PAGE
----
Stimulus Update: 3.7 Million Children Plunged Into Poverty Without Boosted Child Tax Credit
- The enhanced Child Tax Credit pulled millions of children out of poverty in 2021.
- In its absence, 3.7 million children have fallen into poverty this year.
The loss of those monthly payments has been devastating for some families.
Last year, many families received a financial lifeline in the form of the boosted Child Tax Credit. Not only did the maximum value of the credit rise from $2,000 in 2020 to $3,600 in 2021 for children under 6 and $3,000 for children aged 6 to 17, but the credit changed to become fully refundable. As a result, families with no tax liability could still receive their money in full.
Just as importantly, half of the boosted Child Tax Credit was made available to recipients in the form of monthly installments. Those payments began hitting bank accounts in July and continued through December.
President Biden wrote legislation into his Build Back Better plan that was supposed to keep the enhanced Child Tax Credit around in 2022 -- monthly payments and all. But that bill has stalled in the Senate and seems unlikely to pass. As a result, no monthly installments have gone out this year. And that's already had a major impact on millions of children.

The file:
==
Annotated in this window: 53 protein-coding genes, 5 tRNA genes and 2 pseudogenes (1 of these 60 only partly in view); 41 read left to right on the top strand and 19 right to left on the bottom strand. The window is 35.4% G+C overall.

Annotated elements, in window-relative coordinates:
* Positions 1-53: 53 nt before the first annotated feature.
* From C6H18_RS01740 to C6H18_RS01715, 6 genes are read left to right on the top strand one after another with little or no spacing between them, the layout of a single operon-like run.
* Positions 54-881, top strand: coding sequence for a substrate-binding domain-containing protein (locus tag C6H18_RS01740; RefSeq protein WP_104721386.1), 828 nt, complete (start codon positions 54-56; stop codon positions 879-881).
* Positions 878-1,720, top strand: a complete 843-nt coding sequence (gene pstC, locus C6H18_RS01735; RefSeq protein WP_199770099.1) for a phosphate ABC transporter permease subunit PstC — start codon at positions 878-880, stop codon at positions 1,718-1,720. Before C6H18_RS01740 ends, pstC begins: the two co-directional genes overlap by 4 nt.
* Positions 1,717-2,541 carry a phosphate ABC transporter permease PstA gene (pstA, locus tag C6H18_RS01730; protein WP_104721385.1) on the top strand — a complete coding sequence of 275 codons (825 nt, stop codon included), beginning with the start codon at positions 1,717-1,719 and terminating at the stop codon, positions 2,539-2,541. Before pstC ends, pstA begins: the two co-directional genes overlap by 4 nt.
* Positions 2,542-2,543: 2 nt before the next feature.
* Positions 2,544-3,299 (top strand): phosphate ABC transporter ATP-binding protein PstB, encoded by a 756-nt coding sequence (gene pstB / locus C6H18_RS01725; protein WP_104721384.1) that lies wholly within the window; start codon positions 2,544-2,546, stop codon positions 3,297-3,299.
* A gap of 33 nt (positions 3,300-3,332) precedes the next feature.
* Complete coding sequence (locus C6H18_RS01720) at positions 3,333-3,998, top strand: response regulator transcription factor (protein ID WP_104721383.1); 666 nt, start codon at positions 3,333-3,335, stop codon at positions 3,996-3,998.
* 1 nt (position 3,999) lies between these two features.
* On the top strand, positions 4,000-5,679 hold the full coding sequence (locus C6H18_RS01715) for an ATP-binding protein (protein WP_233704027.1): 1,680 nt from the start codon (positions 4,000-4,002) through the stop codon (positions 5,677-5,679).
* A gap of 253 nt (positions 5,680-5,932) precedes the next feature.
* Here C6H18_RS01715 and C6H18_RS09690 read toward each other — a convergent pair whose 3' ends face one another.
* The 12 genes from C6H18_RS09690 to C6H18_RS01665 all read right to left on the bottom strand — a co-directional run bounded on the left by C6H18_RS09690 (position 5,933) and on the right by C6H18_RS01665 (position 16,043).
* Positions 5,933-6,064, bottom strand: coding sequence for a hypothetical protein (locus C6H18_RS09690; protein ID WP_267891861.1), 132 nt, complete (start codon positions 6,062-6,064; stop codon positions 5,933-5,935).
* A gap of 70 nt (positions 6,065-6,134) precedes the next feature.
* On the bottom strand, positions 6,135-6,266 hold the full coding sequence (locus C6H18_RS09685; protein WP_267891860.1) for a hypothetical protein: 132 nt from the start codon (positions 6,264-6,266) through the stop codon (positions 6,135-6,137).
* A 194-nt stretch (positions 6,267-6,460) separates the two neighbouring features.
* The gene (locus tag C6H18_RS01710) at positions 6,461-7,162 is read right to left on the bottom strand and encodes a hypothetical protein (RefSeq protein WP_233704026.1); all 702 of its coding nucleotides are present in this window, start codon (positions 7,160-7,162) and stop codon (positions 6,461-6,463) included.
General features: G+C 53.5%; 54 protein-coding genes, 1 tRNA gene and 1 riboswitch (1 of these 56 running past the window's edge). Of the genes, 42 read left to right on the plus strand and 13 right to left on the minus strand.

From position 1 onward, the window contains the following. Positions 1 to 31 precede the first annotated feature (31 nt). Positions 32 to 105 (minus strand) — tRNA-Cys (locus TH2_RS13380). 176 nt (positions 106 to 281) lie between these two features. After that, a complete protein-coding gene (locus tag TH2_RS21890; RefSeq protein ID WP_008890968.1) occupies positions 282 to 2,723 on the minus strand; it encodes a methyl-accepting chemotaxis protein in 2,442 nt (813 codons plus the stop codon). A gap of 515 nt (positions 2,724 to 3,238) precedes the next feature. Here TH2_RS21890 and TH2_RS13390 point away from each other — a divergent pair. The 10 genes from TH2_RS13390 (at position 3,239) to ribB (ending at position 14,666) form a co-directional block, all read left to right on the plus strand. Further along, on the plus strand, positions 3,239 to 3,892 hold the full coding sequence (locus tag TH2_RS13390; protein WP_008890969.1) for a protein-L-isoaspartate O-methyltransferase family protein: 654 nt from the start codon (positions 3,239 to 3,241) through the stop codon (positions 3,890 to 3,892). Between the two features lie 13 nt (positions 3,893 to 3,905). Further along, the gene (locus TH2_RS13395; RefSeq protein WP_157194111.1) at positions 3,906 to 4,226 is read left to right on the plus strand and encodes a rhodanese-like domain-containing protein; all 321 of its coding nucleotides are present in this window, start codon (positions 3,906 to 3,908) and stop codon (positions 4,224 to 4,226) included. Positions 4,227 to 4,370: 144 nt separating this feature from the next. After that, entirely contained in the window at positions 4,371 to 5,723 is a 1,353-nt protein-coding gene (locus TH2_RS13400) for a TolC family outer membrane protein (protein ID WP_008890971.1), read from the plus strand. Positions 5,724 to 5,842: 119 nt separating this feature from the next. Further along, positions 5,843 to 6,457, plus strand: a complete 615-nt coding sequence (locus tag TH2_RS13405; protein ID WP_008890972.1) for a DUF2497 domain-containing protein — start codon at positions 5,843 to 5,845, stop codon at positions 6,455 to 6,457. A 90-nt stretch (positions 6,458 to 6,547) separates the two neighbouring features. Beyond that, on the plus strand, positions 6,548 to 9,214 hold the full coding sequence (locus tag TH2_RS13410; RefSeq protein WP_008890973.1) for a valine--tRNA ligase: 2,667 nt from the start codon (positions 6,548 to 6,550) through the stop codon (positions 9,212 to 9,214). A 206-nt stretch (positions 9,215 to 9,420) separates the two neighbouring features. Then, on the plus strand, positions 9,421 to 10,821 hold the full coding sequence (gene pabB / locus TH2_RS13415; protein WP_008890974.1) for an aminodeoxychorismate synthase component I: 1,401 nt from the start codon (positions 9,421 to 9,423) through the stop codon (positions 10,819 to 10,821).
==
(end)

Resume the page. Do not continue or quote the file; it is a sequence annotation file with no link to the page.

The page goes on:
Poverty rates are up
Between late 2021 and January of 2022, an estimated 3.7 million children fell below the poverty line in the absence of the boosted Child Tax Credit, according to recent data from Columbia University. Black and Latino children experienced the highest poverty rate increases.
Given that 91% of low-income families used their monthly Child Tax Credit payments to cover basic needs, according to an analysis of U.S. Census Bureau data by the Center on Budget and Policy Priorities, that's not shocking. But it doesn't change the fact that higher poverty rates are a big problem.
Now the good news is that child poverty rates tend to fall during tax season. That's because many families get a tax refund during that time. As such, we could see lower poverty numbers in the coming months as more people file their returns and get money back from the IRS. But let's also remember that this year, tax refunds may be smaller across the board for families with children due to them having received half of their Child Tax Credit in 2021.
2022 could be a dire year for poverty rates
Although the boosted Child Tax Credit could still get a revival for 2022, as of now, those monthly payments are off the table. And that could have catastrophic results at a time when so many families are struggling with higher living costs in the face of rampant inflation. In fact, researchers say that the child poverty rate could be persistently high after April and through the rest of 2022 if the boosted Child Tax Credit doesn't come back.
To be clear, if lawmakers don't take action, the Child Tax Credit won't go away. Rather, it will revert to its former maximum $2,000 value.
But in that case, it won't be fully refundable and it also won't go out in the form of monthly installments. And the mere fact of having to wait to collect that money could put lots of families -- and the children they support -- in a financially precarious state.
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